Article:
Legislation and Fetal Death Documentation
Although no standard protocol exists to assess fetal death, there are several models such as the Wisconsin Stillbirth Service Project (WiSSP). In 1983, medical geneticist and stillbirth father Richard M. Pauli began the WiSSP Program, one of the first efforts to establish a hospital protocol to uniformly assess what happens to stillborn babies on a case-by-case basis. Today, WiSSP is affiliated with more than 70 hospitals in Wisconsin.
Legislation has been directed at treating fetal deaths the same as live births or infant deaths in terms of data collection and documentation. Although States issue a report of fetal death or certificate of fetal death, few require a certificate of birth for a stillborn infant.
Advocacy groups such as the National Stillbirth Society have worked actively to mobilize parents in all States to push for the legislation. Arizona became the first State to issue a certificate of birth for a stillborn infant. Certificates for a stillbirth are issued in Arizona, Indiana, Louisiana, Maryland, Massachusetts, Michigan, New Jersey, Utah and Virginia.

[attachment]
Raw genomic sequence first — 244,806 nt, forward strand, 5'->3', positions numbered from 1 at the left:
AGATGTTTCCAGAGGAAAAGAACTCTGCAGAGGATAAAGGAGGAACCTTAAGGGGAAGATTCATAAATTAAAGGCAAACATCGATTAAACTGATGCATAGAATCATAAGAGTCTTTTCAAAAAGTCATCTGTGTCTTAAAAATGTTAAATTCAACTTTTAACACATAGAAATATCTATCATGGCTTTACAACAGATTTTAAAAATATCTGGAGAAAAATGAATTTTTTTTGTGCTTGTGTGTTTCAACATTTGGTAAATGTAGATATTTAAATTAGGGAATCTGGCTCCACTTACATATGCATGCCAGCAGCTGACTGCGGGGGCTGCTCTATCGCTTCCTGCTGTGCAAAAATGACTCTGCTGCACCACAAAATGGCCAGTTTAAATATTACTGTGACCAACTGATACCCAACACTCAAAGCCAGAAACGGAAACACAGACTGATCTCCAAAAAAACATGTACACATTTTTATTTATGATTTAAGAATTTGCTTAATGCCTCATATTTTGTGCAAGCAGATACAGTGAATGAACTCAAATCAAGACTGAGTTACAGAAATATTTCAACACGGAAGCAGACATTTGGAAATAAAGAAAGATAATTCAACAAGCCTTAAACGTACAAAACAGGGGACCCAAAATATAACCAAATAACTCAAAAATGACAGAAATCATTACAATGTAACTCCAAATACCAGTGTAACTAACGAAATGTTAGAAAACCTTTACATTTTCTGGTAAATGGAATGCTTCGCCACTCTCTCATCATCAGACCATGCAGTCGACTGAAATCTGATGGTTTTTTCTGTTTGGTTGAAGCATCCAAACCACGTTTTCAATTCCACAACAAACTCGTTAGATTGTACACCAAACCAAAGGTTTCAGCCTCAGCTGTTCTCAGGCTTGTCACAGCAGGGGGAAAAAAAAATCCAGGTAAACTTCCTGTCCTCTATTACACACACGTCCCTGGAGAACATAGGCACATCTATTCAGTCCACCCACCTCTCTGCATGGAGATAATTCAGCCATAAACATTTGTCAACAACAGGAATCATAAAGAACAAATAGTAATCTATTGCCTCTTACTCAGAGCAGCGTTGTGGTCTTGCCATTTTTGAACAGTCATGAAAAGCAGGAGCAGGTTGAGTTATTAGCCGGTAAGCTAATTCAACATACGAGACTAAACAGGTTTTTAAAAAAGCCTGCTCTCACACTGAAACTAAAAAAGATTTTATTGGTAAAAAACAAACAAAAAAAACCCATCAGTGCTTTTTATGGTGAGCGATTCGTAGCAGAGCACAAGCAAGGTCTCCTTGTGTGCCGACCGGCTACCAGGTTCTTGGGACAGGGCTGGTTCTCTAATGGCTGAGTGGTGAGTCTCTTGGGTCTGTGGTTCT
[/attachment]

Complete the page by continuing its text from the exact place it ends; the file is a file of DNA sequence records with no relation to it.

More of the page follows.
As of 2004, 15 States have passed legislation that gives stillbirth parents the option of obtaining a stillbirth certificate in addition to a fetal death certificate. To many stillbirth parents, receiving this certificate makes a positive psychological difference because it acknowledges their baby’s life, not just his or her death.